Pretoria, South Africa.- A group of 87 South African doctors who have studied in Cuba the first five years of their major graduated in the province of Eastern Cape, as part of the bilateral program established since the 1990s.
Sources from the Department, Ministry, of Health of South Africa indicated on Sunday that this is the largest group of graduates since the beginning of the Medical Collaboration Program agreed upon by late p1residents Nelson Mandela and Fidel Castro in 1996.
According to a statement from the State agency, from that moment on, 731 South African doctors trained on Cuba have been serving in public hospitals in South Africa throughout the country.
South Africa, he adds, believes that this is a great boost that will strengthen medical care in this nation and also represents a success of the National Health Insurance, a flagship plan that aims to change the quality, efficiency and validity of the national system by ensuring access to these services without taking into account the socio-economic conditions of the patients.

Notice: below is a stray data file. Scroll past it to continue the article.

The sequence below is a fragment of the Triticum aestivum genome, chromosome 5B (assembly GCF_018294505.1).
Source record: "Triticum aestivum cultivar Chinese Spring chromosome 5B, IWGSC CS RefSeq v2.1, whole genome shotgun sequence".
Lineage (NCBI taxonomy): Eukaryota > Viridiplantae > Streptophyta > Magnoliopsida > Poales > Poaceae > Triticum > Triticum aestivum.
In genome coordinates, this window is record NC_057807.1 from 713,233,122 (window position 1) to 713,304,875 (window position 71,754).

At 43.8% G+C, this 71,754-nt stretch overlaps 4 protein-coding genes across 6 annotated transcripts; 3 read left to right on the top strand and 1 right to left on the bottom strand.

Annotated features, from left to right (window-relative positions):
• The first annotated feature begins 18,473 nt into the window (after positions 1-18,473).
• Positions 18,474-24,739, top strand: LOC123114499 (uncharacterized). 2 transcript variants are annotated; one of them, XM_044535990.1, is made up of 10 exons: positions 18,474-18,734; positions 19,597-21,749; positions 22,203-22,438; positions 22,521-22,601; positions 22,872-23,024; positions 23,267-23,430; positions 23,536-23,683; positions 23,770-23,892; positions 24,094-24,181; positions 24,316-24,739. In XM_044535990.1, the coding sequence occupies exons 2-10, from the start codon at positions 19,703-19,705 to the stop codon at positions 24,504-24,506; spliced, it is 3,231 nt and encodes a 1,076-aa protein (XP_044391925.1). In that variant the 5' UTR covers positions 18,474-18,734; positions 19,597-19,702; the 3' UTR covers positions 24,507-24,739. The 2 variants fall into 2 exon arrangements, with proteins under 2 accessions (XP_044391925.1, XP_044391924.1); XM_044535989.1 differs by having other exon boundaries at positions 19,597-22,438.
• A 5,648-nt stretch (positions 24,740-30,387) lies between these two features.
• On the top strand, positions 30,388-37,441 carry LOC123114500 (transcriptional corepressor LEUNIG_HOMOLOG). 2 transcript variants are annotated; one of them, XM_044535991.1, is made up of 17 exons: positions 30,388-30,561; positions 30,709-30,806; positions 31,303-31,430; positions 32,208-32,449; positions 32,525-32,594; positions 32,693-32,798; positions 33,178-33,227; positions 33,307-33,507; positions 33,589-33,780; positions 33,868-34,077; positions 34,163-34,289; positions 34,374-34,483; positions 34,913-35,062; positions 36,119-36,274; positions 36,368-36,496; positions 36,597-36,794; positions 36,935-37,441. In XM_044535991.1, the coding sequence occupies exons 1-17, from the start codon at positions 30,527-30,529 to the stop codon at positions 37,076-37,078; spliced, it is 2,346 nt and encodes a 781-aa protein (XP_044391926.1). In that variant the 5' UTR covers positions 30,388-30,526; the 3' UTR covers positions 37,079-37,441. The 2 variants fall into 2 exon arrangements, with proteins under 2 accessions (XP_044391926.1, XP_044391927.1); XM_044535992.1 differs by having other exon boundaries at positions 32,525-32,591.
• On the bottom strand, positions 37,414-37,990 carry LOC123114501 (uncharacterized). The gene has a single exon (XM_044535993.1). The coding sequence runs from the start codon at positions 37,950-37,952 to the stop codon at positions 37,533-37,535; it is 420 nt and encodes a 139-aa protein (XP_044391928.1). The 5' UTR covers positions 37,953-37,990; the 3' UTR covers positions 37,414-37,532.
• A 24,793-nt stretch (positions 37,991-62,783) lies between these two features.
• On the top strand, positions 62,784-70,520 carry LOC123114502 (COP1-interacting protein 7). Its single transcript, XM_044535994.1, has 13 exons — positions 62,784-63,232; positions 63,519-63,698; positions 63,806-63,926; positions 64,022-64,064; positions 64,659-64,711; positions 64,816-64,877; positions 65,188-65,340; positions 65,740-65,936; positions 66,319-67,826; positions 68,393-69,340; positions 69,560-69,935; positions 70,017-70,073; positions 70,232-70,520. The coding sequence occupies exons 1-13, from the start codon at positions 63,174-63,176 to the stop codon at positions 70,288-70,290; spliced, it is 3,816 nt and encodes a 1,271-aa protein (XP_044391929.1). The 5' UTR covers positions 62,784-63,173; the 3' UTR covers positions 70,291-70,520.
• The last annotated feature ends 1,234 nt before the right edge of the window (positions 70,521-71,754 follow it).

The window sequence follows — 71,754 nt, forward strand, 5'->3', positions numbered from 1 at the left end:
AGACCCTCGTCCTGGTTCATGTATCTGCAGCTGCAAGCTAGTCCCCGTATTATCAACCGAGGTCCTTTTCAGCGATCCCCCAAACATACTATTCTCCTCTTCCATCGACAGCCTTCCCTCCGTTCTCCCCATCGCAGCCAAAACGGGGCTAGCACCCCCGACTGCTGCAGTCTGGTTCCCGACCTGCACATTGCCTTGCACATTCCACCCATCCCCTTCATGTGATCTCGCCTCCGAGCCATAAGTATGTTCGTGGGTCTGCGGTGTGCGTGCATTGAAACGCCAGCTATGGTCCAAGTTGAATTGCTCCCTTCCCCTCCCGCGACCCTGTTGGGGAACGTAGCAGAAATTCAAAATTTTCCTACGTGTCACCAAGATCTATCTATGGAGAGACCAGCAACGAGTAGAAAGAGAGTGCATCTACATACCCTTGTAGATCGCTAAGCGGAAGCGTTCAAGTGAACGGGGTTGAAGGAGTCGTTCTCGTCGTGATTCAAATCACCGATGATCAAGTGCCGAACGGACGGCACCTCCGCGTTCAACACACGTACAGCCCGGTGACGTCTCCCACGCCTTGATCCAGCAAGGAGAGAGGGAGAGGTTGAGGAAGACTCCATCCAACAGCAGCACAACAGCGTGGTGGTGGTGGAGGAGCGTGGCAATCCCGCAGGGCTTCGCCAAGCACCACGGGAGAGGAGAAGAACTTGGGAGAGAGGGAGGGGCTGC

The note explains that Cuba was chosen for the training of South African doctors because of the success of its model of primary health care, which supports universal coverage, which remains the goal of this country.
Dr. Joe Phaahla, Vice Minister of Health and the head of the Eastern Cape government, Lubabalo Oscar Mabuyane, presided over the ceremony of this 16th graduation, in which the rector of the University of Medical Sciences of Havana, Dr. Luis Alberto Pisch, delivered the degrees to graduates.
Phaahla pointed out that many South African doctors favored by this study program in Cuba are specialists of different modalities and highlighted in particular a doctor from the province of Eastern Cape who became the first female cardiothoracic surgeon in the African continent.
This health agreement between South Africa and Cuba was founded as part of this country’s attempts to complement and increase the number of medical professionals, a goal that appears among the nine priorities of the National Development Plan for 2030, adds the statement from the Department of Health.